Tiger and Bunny Movie 2: The Rising
Demoted to Second League heroes in First Season, Barnaby and Kotetsu are led to believe that venture capitalist Mark Schneider, the new owner of Hero TV's parent company Apollon Media, plans to bring them back to the First String lineup, but our pair are only half-right about that. Meanwhile, does the city of Stern Bild face new devastation from an old curse?
I'd say that not many cities have their own legends of apocalyptic destruction, so Stern Bild IS a pretty unusual place.
This movie is supposed to be a "bridge" between regular Seasons One and Two of the series, and introduces patronizing egomaniac Golden Ryan, who was certainly an unwelcome addition to the show, even though his power IS fairly nifty.
The Rising mainly focuses on two of our heroes, who are brought down by, in one case, an unexpected change in job status, and, in the other case, by an old terror of social disapproval. The Rising is relevant since it addresses the pariah status gay people have suffered, and it's particularly poignant given the political resurgence of that bigotry in the public sphere. But I WILL say, with some slight spoilage, that at least in The Rising this is finally overcome with a message of Gay Pride that's extremely welcome, even among the more sensible of us here in Florida.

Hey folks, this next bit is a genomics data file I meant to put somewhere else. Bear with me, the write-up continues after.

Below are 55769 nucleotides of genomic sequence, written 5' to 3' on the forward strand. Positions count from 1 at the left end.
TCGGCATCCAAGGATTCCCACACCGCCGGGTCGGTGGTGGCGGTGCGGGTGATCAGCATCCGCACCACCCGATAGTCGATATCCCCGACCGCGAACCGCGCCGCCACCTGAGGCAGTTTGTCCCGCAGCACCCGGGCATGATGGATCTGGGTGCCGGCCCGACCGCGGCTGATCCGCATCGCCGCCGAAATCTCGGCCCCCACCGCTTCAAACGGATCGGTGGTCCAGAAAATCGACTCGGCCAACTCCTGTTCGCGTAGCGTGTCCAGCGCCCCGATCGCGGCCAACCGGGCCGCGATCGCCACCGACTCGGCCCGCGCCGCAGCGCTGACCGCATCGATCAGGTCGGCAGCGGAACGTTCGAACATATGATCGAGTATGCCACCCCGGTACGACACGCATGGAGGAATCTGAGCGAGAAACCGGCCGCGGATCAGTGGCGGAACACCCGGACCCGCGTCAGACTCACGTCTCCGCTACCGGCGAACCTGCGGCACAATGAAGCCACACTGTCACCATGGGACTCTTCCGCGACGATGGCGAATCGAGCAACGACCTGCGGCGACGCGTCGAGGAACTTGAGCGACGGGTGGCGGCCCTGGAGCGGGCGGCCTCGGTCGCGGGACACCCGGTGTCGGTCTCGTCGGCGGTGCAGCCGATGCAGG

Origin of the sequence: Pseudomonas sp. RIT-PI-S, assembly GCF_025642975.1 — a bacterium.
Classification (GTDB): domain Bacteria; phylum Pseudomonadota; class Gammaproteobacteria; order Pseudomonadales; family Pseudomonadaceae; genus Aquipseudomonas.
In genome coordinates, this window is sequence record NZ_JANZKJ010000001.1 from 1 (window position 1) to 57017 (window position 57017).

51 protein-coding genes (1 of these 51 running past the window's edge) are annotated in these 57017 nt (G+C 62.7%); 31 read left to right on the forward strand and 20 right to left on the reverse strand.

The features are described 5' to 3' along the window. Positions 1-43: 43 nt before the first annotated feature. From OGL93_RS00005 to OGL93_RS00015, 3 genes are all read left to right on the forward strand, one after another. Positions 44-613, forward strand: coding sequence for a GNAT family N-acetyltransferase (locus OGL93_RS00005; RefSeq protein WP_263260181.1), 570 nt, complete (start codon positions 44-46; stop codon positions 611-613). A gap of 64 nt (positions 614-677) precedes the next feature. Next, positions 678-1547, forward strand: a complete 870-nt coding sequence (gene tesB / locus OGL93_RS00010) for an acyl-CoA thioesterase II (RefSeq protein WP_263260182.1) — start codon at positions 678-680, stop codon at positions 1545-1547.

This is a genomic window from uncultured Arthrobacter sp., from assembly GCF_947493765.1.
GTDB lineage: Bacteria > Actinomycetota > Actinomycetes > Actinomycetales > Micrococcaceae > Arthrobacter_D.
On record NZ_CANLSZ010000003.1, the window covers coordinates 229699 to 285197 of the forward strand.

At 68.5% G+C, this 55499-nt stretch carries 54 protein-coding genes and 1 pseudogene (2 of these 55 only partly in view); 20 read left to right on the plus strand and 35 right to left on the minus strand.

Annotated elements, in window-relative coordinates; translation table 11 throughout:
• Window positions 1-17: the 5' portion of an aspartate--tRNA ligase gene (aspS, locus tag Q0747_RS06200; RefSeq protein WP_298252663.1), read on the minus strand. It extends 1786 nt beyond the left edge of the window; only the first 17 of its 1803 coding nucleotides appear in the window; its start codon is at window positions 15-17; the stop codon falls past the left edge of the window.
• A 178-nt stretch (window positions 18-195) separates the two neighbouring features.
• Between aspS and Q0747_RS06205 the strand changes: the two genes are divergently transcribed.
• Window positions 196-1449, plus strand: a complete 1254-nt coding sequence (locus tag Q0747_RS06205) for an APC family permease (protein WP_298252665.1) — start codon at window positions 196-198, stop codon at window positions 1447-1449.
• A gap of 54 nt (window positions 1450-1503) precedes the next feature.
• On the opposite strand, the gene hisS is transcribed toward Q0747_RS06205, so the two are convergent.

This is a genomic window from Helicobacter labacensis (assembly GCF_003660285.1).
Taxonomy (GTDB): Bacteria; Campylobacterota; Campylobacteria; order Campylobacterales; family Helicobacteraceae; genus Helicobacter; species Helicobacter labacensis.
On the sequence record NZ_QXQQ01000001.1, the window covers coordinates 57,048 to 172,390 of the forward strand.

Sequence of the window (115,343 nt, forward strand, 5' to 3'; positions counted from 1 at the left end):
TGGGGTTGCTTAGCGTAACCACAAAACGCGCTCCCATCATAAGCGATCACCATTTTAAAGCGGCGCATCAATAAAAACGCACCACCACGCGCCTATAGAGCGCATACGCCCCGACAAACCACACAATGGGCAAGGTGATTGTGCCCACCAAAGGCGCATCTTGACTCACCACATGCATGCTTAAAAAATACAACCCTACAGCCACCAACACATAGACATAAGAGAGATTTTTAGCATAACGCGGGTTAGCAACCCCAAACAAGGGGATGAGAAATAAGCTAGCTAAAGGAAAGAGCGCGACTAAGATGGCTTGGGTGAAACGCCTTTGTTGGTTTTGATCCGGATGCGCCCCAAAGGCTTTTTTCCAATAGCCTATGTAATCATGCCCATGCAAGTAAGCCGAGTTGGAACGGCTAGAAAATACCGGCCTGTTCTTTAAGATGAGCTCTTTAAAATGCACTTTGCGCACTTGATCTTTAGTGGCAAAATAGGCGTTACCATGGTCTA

But Kotetsu remains the primary protagonist here; once again we're reminded that he's a hero because he wants to help people, not for fame or money. His relationship with his daughter Kaede remains at arm's length, literally- she refuses to let him touch her (though she MIGHT be afraid of accidentally acquiring his superpower)- but she's working behind the scenes for him when she thinks he needs it. And Blue Rose, at this stage, is still being (mildly) tsundere toward our Tiger.
The action sequences are, as usual, first-rate; the final confrontation between one of the supervillains and 3 of our Heroes- Blue Rose, Dragon Kid, and Fire Emblem- is one of the most emotionally satisfying I've ever experienced (for a very particular reason, here.)
As Hero TV director Agnes Joubert would put it, when dispatching the heroes to catch a gang of villains, "Apprehend them on sight, and make it look good for TV."
Terrific fun- even the Marvel Comics people could learn some things about comic-book writing from this show- but this installment does a particularly credible job of making us feel empathy for its two characters who feel (or have been MADE to feel) like outcasts, and filling the audience with satisfied excitement when they finally Rise in triumph. Though I STILL don't like Golden Ryan very much. — Allen Moody
Recommended Audience: Violence, including psychological trauma here. Right Stuf rates the DVD/Blu-Ray as 14+.
Version(s) Viewed: Netflix video stream
Review Status: Full (1/1)
Tiger and Bunny Movie 2: The Rising © 2014 Sunrise/T&B Movie Partners
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